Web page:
As my friend Chris Howell of Cain Vineyard & Winery in Napa Valley likes to say, wine is all about stories. Skillful storytelling can create an emotional bond that sets one brand apart from another. It’s a concept that applies to all successful marketing. Make the customer believe their life will be better if they participate in your story.
Consider how automaker GM developed tiered branding to target customers. First-time single buyer? How about this snappy Corvette? Family man with another bundle of joy on the way? Slick woody wagon. Soccer mom? Way cool van. Contractor? Heavy-duty pickup. Poseur? Massively blinged-out SUV.
Wine’s the same. The bigger you are in this business, the more stories you need to maintain mega status. Case in point, The Wine Group, which seems to invent new brands weekly—some even work well enough to survive, like Cupcake.
Scheid Family Wines of Salinas, Calif., is having great success with standalone brands. It’s developed District 7, Ranch 32, and Ryder Estate to cover the $10.99-$19.99 price point in outlets such as Safeway and BevMo. Metz Road Chardonnay and Pinot Noir fill the sub-$34 spot. A Petite Sirah named Stoke’s Ghost ($34) is a nod to the phony 19th century British sailor-turned-“physician,” who deserted in Monterey with the ship doctor’s bag: he was known to kill people. VDR (Very Dark Red, $24.99) combines velvet Petite Sirah and Petit Verdot in a moonless midnight libation that just won Best Blend Red at the Monterey International Wine Competition. Finished goods for others, like Hive and Honey, a sweet Riesling ($7.99) developed for Kroeger, help Scheid maintain better control of its destiny.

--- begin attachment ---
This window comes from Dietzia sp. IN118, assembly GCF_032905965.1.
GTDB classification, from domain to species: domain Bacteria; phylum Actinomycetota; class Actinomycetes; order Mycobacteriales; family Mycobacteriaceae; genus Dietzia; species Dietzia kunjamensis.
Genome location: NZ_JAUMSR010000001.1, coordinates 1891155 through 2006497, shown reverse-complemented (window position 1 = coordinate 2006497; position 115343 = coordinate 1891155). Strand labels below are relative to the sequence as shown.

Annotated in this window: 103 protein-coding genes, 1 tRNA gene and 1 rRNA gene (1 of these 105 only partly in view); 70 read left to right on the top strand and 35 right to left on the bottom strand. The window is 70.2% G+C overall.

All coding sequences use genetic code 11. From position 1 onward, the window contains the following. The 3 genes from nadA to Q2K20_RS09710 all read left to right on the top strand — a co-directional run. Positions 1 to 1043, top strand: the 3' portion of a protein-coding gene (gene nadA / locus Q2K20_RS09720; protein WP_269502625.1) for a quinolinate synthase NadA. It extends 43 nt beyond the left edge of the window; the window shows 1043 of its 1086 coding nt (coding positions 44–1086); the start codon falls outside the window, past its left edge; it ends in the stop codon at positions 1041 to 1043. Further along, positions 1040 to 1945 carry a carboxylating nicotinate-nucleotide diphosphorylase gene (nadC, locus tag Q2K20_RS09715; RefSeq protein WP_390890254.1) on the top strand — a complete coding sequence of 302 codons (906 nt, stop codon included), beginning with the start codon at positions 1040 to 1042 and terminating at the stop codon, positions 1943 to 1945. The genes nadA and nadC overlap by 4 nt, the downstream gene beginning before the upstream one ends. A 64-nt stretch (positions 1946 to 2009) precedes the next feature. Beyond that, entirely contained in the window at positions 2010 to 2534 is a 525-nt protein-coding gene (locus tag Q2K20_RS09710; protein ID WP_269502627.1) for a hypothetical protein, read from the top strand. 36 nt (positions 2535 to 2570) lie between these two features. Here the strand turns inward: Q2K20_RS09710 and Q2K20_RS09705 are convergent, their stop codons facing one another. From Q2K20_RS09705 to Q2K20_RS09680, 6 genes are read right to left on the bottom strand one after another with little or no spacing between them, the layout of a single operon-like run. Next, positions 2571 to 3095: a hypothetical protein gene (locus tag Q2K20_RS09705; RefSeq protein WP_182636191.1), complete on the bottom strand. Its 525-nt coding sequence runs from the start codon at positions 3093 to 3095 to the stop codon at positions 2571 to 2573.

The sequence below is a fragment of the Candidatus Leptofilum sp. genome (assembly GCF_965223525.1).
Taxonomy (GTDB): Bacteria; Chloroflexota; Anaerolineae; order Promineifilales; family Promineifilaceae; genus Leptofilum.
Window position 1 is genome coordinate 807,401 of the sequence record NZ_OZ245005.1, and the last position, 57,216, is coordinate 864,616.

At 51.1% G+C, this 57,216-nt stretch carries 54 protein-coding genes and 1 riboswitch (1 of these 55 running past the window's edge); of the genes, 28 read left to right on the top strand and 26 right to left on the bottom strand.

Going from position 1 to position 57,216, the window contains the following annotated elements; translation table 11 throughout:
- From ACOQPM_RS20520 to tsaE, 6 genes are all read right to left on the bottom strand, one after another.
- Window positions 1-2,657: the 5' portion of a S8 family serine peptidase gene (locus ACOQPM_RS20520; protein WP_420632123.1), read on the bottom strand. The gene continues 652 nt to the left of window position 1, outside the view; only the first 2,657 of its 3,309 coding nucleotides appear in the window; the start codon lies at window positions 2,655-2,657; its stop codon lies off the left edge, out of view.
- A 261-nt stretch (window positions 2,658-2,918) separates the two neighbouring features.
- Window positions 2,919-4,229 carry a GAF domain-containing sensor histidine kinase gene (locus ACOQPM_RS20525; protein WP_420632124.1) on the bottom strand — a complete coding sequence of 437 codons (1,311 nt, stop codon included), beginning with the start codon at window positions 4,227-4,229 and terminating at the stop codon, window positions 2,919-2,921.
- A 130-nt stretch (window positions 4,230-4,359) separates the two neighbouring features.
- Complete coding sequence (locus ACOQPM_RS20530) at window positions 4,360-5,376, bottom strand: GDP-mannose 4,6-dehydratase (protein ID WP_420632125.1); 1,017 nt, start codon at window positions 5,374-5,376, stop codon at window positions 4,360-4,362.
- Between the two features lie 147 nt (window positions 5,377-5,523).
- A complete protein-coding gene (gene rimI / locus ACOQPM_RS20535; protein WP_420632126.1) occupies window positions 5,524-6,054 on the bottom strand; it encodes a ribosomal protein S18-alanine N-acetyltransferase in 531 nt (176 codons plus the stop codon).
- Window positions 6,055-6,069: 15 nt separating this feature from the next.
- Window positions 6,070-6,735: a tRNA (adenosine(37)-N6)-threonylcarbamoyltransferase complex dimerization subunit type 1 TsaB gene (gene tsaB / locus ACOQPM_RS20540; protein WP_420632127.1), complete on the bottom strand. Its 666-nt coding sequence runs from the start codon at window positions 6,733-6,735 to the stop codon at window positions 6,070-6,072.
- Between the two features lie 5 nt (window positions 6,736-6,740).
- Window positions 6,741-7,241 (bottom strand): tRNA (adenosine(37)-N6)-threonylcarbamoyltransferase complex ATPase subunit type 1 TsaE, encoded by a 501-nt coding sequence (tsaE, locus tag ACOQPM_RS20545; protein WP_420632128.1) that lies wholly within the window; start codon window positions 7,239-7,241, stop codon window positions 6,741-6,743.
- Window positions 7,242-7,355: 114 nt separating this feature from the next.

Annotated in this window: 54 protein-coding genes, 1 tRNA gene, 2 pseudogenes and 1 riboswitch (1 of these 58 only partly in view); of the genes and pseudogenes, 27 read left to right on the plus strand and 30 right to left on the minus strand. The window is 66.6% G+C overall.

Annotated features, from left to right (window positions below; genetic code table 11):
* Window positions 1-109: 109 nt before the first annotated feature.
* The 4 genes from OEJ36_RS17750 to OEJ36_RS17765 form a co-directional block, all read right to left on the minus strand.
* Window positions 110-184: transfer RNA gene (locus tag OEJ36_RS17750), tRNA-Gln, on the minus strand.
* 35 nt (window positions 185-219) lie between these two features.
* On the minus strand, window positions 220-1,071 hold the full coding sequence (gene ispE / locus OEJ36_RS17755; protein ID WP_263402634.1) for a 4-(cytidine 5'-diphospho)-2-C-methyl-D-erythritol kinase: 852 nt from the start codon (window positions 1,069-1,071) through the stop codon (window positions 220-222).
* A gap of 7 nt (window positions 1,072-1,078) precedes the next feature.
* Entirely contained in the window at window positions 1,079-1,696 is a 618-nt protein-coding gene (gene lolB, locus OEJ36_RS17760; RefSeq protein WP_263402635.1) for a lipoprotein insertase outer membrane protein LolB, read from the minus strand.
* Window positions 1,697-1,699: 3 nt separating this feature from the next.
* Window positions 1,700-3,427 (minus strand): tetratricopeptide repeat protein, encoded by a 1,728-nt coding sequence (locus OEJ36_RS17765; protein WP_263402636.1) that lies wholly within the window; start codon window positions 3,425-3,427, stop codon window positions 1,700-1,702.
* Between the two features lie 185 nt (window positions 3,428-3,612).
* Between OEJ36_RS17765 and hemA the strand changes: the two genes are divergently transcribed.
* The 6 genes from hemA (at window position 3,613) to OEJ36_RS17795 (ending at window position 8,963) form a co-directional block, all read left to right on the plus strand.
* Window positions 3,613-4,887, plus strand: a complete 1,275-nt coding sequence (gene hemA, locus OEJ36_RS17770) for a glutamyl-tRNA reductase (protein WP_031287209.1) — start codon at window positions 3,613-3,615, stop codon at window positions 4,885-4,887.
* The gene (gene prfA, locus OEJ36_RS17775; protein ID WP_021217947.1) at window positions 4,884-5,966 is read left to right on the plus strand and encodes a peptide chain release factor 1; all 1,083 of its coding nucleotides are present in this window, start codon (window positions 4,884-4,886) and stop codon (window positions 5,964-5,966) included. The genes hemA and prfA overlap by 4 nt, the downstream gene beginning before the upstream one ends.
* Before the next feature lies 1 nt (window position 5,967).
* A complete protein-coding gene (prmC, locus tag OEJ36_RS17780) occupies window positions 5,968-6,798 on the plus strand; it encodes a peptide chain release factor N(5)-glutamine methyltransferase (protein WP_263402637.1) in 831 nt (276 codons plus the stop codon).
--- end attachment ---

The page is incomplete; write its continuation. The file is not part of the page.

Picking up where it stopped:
Venerable Handley Cellars, in California’s Anderson Valley, is on the verge of brand diversification for the first time in its more than 30 years. Winemaker Randy Schoch wants to push the pricepoints of the estate Handley brand higher, while maximizing newly acquired vineyard assets. He’s about to put a crisp, amphorae-fermented Chardonnay into cans for a distributor, and is contemplating a line of Italian varietals from head-trained treasures in the Redwood Valley. “We want to continue our Alsatian white and Anderson Valley Pinot Noir focus with the Handley brand, but we have great old vine Zin and Petite Sirah that fit a different price model, ” says Schoch, adding that he might spin off a separate line of Pinot from Mendocino County in the $20 range.
Perhaps the most devilishly clever example of engaging storytelling are the labels of Treasury Wine Estate’s 19 Crimes wines, which tell a story—literally—using augmented reality. Yep, there’s an app for that. It’s called Living Wine Labels.
To maximize the technology, TWE just introduced Walking Dead, an ode to the eternal popularity of comic books, and will soon add new “living labels” for Gentleman’s Collection, Beringer Brothers (wine aged in bourbon barrels—you know you needed that), and Chateau St. Jean, where winemaker Margo Van Staaveren will bring the magic of harvest to life.
What’s your story?